Low 15 (Lowest image quality, Highest Compression)

The Lossy Compression level set’s the starting JPEG Quality, Adaptive Display adjusts the JPEG quality between the starting point to the Minimum Image Quality based on the bandwidth available to try to keep the frame rate from decreasing. The default starting JPEG Quality is 55 (Medium). Ok let’s picture this combination :

Notice that the default Lossy Compression level is set to Medium and the threshold to enable Lossy compression is set to 2147483647 KBps (unlimited), which means that this setting is always on.
The following Lossy Compression levels can be configured :

Lossy Compression Level

Starting JPEG Quality

High 25
Medium (Default) 55
Low 80
None 80 (Lossless)

Ok now we know what the default settings are and how the frame rate and compression is dynamically adjusted by Adaptive Display.  So what about this default settings, should we change it or leave it alone?
As usual it depends on the use case 🙂 but read on….

There is a great tool from Citrix called HDX Monitor, this tool lets you see all the HDX aspects in an active ICA session. If you start the HDX Monitor (with the default settings in place) you will see the following screen :

Ok looks good, but what’s that big red cross? Let’s find out :

Error : Image compression is not tuned to the available bandwidth. An Administrator can improve the user experience by creating a policy that optimizes image compression.

Ok so it looks like the HDX monitor engineering team is not happy with the Out-of-the-Box experience settings from the HDX Adaptive Display engineering team 🙂
I think the HDX Monitor engineering team is right, because if we connect through a fast LAN connection the default Medium compression is used and the windows flag background and other images looks like this :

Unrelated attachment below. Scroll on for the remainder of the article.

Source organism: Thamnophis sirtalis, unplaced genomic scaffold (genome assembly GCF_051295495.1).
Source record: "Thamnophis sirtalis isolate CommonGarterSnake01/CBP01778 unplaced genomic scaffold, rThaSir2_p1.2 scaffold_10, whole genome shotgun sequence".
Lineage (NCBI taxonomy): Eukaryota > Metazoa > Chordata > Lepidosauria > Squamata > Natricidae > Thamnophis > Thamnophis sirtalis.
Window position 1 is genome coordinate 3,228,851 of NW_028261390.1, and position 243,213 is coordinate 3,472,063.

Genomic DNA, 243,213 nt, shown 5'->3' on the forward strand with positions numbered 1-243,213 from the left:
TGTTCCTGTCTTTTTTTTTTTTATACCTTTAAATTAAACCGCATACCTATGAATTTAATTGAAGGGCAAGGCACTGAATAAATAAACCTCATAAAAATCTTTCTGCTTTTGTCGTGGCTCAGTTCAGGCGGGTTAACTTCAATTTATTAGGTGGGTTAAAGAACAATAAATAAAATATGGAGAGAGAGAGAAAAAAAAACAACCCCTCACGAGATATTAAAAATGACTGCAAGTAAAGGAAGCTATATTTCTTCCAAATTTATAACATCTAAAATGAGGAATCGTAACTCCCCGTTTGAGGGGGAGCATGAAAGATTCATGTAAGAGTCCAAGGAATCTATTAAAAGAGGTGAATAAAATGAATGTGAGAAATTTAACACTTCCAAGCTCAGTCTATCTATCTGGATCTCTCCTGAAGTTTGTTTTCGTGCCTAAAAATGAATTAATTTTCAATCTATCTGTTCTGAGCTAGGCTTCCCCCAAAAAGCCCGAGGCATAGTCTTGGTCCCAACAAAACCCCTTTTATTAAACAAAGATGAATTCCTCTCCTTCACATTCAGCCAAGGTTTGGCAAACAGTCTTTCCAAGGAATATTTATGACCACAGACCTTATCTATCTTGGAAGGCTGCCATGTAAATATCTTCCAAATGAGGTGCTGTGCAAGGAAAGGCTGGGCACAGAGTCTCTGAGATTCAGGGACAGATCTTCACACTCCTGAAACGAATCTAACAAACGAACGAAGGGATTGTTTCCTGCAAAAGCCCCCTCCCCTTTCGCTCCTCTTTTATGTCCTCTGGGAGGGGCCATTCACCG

This is not the best experience you can get with LAN conditions.
Why did Citrix choose this default Out-of-the-Box settings? I think because of a combination between the following 3 points :

1: User Experience
2: Server Scalability
3: Bandwidth Scalability

The default settings also improves the performance on the LAN when viewing high resolution photos etc, if you enabled Progressive display  in the past your users might already be used to this compression level.
But we can consider to improve the user experience for LAN scenarios by lowering the Lossy compression level or turning it off. This can be done in 3 ways :

1: Configure a Lossy Compression maximum threshold

The default threshold for Lossy Compression is set to unlimited, so by default Medium compression is always used. We can change the maximum threshold so we can give it a maximum  value in KBps, above that threshold Lossy Compression will be turned off. This looks like this :

As you can see the Lossy Compression will be turned off when the maximum threshold is reached, for example you can set this threshold on 75% of your LAN speed. The side effect of this one, is that you don’t have any Lossy Compression at all when the Bandwidth is above the maximum Threshold. This can be negatively impact your environment with a lot of LAN users viewing high resolution photos.